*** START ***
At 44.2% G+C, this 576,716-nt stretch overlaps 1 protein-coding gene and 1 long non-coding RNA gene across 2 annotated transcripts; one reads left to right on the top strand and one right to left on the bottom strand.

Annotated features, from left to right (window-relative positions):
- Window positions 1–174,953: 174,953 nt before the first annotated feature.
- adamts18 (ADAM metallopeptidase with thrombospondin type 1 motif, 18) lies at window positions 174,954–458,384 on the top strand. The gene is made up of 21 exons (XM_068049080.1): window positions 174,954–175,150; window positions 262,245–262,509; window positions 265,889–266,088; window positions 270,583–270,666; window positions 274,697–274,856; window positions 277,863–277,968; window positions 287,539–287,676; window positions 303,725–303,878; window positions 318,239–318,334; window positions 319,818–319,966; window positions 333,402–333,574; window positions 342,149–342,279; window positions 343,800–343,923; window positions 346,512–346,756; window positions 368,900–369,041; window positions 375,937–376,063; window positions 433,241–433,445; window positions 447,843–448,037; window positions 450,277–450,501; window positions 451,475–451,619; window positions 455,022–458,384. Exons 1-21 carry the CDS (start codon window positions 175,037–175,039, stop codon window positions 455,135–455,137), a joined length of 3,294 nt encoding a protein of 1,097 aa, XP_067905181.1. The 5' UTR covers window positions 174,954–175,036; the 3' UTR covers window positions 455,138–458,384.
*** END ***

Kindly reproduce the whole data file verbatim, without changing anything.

At 44.2% G+C, this 576,716-nt stretch overlaps 1 protein-coding gene and 1 long non-coding RNA gene across 2 annotated transcripts; one reads left to right on the top strand and one right to left on the bottom strand.

Annotated features, from left to right (window-relative positions):
- Window positions 1–174,953: 174,953 nt before the first annotated feature.
- adamts18 (ADAM metallopeptidase with thrombospondin type 1 motif, 18) lies at window positions 174,954–458,384 on the top strand. The gene is made up of 21 exons (XM_068049080.1): window positions 174,954–175,150; window positions 262,245–262,509; window positions 265,889–266,088; window positions 270,583–270,666; window positions 274,697–274,856; window positions 277,863–277,968; window positions 287,539–287,676; window positions 303,725–303,878; window positions 318,239–318,334; window positions 319,818–319,966; window positions 333,402–333,574; window positions 342,149–342,279; window positions 343,800–343,923; window positions 346,512–346,756; window positions 368,900–369,041; window positions 375,937–376,063; window positions 433,241–433,445; window positions 447,843–448,037; window positions 450,277–450,501; window positions 451,475–451,619; window positions 455,022–458,384. Exons 1-21 carry the CDS (start codon window positions 175,037–175,039, stop codon window positions 455,135–455,137), a joined length of 3,294 nt encoding a protein of 1,097 aa, XP_067905181.1. The 5' UTR covers window positions 174,954–175,036; the 3' UTR covers window positions 455,138–458,384.